19. 4 out of 5

    Kris Larson

    Diana Mitford Mosley was a selfish, racist snob. So this is a good book if you're into that. Like many of the reviewers here, I came to this book via an obsession with all things Mitford, and one of the great fascinating things about that family is the extreme differences between the sisters. I do think this is worth reading for Mitford lovers, if only to highlight how awesome Jessica Mitford was compared to Diana. This is also worth skimming through just to gather a little bouquet of the wonderf Diana Mitford Mosley was a selfish, racist snob. So this is a good book if you're into that. Like many of the reviewers here, I came to this book via an obsession with all things Mitford, and one of the great fascinating things about that family is the extreme differences between the sisters. I do think this is worth reading for Mitford lovers, if only to highlight how awesome Jessica Mitford was compared to Diana. This is also worth skimming through just to gather a little bouquet of the wonderfully bonkers names of rich people she knew. Pansy Lamb, Dooley Bailey, "Boofy" Gore -- rich people have the BEST names. If you're trying to come up with name for a guinea pig or something, you can't go wrong with this book.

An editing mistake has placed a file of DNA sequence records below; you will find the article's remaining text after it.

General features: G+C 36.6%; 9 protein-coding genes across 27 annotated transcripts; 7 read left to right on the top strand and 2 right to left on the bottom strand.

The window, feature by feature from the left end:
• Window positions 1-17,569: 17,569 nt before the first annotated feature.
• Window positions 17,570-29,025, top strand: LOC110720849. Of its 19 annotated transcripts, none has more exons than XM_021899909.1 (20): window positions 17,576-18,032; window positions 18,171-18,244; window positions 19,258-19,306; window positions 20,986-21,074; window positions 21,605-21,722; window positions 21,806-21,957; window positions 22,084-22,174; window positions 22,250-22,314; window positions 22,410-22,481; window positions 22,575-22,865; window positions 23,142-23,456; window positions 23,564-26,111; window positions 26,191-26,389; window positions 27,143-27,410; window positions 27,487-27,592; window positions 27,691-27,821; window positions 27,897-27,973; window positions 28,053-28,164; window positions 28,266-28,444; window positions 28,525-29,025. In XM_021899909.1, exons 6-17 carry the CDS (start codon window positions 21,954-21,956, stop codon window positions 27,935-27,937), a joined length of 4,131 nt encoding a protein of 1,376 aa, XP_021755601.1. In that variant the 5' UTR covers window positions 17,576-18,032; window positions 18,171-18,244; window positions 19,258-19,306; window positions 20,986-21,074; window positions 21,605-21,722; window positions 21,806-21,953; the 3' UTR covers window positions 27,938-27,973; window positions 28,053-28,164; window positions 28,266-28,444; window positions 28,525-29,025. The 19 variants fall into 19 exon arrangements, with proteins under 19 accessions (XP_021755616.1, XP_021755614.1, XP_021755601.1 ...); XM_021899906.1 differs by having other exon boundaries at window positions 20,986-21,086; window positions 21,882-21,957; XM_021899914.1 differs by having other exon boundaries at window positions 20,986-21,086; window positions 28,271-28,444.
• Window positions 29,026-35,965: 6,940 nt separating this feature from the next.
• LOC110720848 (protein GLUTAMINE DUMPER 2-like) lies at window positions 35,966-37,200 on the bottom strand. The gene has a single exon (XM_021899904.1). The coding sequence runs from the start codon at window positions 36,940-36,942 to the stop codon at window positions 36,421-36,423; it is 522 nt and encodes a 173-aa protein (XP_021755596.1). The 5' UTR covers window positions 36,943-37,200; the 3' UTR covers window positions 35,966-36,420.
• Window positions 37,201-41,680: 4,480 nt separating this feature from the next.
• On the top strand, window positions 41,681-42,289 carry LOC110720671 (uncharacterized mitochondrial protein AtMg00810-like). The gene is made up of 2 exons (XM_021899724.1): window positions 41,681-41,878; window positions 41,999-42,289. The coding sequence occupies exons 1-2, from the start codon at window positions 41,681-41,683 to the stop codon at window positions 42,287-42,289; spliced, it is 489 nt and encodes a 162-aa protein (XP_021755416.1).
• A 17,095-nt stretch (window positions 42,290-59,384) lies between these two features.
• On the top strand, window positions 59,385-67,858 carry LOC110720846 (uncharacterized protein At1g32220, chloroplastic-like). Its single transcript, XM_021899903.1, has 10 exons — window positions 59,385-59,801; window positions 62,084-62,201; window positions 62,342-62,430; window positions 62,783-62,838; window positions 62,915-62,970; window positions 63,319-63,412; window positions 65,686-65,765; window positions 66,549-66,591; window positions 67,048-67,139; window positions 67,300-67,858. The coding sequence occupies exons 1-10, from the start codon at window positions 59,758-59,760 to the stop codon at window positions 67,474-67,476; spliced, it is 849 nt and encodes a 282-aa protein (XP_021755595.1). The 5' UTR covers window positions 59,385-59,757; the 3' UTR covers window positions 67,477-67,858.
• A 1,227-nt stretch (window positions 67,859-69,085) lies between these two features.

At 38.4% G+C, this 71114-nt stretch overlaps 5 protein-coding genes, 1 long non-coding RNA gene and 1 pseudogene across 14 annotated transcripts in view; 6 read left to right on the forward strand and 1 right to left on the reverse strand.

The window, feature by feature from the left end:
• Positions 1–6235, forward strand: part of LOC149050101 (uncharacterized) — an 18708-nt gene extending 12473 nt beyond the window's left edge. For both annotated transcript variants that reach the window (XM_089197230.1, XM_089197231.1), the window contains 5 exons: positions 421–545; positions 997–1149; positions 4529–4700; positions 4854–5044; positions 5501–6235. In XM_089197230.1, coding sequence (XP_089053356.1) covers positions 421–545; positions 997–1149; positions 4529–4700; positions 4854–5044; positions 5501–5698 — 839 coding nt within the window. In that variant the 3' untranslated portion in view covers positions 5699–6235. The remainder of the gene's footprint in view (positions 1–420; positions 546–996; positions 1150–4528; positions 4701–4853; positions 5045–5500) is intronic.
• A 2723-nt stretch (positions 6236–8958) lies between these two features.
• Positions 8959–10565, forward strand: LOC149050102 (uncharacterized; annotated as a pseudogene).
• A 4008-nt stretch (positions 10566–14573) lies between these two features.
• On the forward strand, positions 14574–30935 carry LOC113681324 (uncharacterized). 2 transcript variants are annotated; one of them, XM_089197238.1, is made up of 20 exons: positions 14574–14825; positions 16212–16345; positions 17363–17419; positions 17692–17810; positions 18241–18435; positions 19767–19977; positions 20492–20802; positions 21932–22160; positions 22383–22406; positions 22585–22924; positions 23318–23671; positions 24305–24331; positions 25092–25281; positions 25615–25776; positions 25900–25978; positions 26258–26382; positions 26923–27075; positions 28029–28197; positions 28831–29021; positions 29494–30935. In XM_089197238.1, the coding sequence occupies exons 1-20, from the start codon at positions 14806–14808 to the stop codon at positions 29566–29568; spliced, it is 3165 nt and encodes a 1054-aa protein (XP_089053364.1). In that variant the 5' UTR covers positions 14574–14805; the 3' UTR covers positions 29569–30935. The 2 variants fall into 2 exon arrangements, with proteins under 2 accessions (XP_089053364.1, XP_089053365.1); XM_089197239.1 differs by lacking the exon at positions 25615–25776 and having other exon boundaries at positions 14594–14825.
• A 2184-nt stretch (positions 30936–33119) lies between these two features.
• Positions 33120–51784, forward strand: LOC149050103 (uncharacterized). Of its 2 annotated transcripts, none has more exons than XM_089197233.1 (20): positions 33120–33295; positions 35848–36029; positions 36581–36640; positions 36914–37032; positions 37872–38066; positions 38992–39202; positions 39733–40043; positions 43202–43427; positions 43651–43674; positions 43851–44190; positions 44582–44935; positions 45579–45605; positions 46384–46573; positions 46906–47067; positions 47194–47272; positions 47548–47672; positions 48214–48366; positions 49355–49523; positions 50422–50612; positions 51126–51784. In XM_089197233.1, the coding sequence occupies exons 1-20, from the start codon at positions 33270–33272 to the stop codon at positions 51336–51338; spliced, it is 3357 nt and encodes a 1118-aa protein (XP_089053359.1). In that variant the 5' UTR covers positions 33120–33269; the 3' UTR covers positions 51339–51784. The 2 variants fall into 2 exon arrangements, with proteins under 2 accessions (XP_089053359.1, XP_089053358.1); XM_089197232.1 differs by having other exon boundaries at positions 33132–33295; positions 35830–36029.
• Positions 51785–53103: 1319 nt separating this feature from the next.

20. 4 out of 5

    Susan Williams

    This review has been hidden because it contains spoilers. To view it, click here. Delightful! What a life. She knew everybody who was anybody and many who weren't. I love anything about the Mitfords and this book was no exception, written by the fascinating lady herself. She must have kept a very detailed diary or had instant recall of all the events in her life including verbatim conversations. And what an interesting family, all such characters. Beautiful insights into most of them. This book has inspired me to know more and read even more books about them. Loved her wit and Delightful! What a life. She knew everybody who was anybody and many who weren't. I love anything about the Mitfords and this book was no exception, written by the fascinating lady herself. She must have kept a very detailed diary or had instant recall of all the events in her life including verbatim conversations. And what an interesting family, all such characters. Beautiful insights into most of them. This book has inspired me to know more and read even more books about them. Loved her wit and sense of humor. The only part I wished were different was the many French and German phrases and sentences. Translations would have been nice. Great book!

  21. 5 out of 5

    JanieM